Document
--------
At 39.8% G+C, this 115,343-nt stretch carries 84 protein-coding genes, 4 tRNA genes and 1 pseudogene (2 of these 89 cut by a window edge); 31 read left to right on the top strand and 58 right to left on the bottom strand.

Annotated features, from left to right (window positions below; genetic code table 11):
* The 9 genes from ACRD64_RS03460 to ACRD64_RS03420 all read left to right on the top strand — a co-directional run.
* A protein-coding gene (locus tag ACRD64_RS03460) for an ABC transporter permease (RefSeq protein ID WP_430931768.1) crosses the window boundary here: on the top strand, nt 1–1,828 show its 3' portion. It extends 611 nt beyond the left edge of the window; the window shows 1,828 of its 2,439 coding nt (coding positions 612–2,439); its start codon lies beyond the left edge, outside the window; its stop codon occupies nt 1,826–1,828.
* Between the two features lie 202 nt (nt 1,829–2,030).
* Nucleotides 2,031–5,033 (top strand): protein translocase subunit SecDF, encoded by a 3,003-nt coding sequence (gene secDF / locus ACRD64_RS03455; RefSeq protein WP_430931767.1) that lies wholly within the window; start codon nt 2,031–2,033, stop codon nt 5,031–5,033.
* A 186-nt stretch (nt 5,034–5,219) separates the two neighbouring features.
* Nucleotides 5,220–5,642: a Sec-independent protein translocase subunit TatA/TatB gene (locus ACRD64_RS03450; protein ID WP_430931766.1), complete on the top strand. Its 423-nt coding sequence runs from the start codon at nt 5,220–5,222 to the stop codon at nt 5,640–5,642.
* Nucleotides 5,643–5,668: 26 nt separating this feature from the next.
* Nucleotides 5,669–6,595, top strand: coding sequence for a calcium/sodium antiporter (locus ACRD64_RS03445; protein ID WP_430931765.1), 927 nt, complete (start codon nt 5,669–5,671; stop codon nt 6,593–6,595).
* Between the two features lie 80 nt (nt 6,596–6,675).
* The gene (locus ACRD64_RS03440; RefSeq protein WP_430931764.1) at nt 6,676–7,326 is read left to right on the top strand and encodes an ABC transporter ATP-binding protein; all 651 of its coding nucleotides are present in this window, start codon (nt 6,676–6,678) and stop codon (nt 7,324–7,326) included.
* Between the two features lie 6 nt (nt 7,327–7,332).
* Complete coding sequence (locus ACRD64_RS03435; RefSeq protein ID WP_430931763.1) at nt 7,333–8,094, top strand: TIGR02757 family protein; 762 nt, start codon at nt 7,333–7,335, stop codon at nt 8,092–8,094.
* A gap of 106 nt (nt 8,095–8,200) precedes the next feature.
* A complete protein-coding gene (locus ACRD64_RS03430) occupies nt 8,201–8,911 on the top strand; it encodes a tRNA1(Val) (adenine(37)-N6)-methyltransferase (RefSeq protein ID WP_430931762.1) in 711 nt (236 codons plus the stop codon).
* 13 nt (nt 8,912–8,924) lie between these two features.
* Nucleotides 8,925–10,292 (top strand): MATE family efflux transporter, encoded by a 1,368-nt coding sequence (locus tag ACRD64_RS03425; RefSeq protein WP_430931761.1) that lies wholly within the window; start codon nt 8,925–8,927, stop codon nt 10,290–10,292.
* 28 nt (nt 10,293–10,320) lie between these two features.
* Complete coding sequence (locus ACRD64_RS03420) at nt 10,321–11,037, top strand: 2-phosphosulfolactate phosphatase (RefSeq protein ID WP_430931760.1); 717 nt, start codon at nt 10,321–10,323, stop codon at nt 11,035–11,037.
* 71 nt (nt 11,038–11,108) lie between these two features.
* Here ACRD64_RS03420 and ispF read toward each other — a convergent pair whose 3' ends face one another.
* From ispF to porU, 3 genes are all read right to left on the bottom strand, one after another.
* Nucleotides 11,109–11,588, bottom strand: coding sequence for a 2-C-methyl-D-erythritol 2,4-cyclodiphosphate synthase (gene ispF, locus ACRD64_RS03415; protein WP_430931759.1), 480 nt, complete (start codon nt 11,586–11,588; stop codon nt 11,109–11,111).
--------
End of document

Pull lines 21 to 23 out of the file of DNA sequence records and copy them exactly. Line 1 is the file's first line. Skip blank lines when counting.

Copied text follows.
* 71 nt (nt 11,038–11,108) lie between these two features.
* Here ACRD64_RS03420 and ispF read toward each other — a convergent pair whose 3' ends face one another.
* From ispF to porU, 3 genes are all read right to left on the bottom strand, one after another.